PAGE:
Some 800 Tempest Vs were built and a number of these together with Tempest VI aircraft were converted to target tug duties as Tempest TT.Mk5, fitted with a wind-driven target winch-pack being carried under the port wing.
 
The type continued in service in the target-towing role until 1953.
 
Hawker Tempest TT Mk5 SN329 Tempests were also used as target tugs and SN329 is seen here with a target winch pod.
 
In addition to intercepting the V1 in the air, the Tempest proved to be a potent ground-attack fighter with rocket projectiles and underwing bombs augmenting the heavy cannon armament. It was soon operating successfully against airfields, radar installations, railways, enemy transport and V1 launch sites across Northern Europe.
 
One Tempest V (NV768) was experimentally fitted with a Sabre V engine with an annular radiator, later being fitted with a very large ducted spinner that faired back into the lines of the engine cowling.
 
Hawker Tempest V NV768 with ducted spinner Hawker Tempest V NV768 was experimentally fitted with a ducted spinner and an annular radiator.

The second major production variant was the Tempest II, powered by the Bristol Centaurus IV engine.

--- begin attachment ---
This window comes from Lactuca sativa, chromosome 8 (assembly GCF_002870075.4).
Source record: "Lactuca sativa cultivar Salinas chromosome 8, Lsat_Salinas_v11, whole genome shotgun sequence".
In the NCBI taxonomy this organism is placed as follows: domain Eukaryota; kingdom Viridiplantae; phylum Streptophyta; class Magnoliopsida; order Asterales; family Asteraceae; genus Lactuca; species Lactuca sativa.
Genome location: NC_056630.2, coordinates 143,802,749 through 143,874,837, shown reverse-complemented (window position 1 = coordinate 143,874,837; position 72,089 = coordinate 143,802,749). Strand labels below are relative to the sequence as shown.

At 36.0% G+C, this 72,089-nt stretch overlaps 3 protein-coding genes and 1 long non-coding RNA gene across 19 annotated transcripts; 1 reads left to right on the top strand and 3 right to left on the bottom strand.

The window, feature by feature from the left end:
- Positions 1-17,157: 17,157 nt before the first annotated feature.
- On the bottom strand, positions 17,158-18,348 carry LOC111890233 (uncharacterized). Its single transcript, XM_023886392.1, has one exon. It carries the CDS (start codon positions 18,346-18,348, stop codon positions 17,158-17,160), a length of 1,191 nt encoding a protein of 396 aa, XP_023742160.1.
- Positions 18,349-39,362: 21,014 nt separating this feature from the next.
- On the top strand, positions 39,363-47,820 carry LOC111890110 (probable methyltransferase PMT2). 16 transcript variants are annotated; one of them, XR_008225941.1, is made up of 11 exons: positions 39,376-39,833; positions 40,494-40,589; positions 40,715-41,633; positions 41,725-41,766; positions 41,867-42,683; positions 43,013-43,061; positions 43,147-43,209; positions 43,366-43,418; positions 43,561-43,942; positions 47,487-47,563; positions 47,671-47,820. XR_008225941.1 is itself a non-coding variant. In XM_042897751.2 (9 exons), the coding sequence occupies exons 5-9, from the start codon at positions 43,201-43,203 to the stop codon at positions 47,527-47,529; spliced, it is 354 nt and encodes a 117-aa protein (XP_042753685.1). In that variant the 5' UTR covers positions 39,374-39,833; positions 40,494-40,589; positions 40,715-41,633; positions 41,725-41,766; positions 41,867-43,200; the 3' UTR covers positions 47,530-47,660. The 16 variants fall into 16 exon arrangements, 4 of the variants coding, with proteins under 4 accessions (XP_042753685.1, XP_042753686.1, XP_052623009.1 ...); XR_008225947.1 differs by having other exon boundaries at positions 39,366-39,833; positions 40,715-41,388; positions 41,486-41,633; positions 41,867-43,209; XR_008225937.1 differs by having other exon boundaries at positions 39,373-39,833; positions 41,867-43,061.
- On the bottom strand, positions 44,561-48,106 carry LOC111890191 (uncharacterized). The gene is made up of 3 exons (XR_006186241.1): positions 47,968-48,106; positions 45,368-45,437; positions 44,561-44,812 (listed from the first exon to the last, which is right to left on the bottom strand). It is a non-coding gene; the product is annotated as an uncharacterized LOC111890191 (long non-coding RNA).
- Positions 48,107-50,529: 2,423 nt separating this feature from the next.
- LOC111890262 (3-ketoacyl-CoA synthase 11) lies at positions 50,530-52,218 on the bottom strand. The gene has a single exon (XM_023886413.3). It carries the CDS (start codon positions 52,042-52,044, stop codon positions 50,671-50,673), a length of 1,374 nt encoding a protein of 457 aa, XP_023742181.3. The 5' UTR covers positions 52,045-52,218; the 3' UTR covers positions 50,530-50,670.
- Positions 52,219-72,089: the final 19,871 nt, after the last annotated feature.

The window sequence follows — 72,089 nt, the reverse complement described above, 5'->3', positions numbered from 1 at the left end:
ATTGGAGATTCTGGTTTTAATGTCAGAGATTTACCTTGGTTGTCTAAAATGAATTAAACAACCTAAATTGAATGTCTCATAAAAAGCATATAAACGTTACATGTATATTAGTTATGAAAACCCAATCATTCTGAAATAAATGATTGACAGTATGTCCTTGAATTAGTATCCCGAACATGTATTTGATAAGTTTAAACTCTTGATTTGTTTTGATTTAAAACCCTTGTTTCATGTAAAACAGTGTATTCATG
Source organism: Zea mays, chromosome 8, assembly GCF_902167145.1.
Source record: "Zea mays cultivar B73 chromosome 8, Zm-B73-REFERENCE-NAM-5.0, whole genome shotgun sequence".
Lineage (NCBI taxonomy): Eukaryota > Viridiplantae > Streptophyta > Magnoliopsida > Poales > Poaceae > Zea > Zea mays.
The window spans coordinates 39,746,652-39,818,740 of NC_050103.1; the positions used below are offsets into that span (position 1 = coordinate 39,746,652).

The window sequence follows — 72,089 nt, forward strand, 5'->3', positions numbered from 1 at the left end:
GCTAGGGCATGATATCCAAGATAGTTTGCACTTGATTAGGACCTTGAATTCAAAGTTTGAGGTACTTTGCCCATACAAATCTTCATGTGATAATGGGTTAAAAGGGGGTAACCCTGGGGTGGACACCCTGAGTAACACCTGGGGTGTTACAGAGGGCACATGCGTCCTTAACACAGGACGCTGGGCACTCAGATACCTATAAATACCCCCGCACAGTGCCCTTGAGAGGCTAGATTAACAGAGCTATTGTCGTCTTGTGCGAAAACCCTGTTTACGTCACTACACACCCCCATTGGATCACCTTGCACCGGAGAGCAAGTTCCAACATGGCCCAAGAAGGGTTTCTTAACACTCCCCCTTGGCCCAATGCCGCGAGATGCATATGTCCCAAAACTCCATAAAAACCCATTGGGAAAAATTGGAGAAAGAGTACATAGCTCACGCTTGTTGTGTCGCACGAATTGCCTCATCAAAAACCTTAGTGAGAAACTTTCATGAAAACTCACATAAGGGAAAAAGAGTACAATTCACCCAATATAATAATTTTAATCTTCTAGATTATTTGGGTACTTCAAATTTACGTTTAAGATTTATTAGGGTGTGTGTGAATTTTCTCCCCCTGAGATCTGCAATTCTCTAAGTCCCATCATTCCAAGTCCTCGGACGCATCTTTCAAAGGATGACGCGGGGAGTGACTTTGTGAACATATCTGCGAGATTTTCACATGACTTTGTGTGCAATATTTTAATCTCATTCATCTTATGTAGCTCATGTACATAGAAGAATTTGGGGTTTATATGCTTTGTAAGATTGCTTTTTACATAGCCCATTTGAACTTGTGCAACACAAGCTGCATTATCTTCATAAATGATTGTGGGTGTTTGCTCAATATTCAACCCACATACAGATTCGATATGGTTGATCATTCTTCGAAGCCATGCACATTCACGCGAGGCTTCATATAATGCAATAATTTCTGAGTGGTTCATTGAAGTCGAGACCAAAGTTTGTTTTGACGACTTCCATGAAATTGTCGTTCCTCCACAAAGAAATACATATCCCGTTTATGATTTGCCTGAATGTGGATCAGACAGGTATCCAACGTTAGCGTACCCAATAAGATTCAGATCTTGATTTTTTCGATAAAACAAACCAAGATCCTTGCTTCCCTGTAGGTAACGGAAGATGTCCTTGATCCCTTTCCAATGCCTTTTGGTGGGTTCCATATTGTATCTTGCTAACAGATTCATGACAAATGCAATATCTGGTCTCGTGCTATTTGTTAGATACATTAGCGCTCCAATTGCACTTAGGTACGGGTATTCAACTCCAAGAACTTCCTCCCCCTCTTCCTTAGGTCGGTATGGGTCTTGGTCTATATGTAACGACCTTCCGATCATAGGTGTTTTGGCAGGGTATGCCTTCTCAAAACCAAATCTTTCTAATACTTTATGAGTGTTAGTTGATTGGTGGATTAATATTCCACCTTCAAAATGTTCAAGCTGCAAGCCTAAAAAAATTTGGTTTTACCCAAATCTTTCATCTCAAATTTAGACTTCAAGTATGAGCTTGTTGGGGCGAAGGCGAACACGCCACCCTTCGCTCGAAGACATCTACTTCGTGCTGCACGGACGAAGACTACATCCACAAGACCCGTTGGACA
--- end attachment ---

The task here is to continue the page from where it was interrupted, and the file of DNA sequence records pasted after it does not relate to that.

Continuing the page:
The first Tempest II (LA602) was flown for the first time on 28th June 1943 and production of some 50 aircraft was contracted to the Bristol Aeroplane Company at Weston-super-Mare, which were additional to those built by Hawker at Langley which took the total to 402.
 
The first 'Bristol-built' Tempest II (MW374) flew for the first time on 4th October 1944 and although all production aircraft were initially powered by the Bristol Centaurus V engine, many were later upgraded to the Centaurus VIl engine.
 
Hawker Tempest II PR533 PR533 is a late production Tempest II, powered by the Bristol Centaurus engine.
 
Post-war, ex-RAF examples of the type were operated by India (89 aircraft) and Pakistan (24 aircraft) with Tempest IIs remaining in front-line service with both nations until 1953.
 
The final production variant was the Tempest VI which was a Tempest V fitted with a 2,340 hp Sabre V engine, albeit using a larger chin-mounted radiator.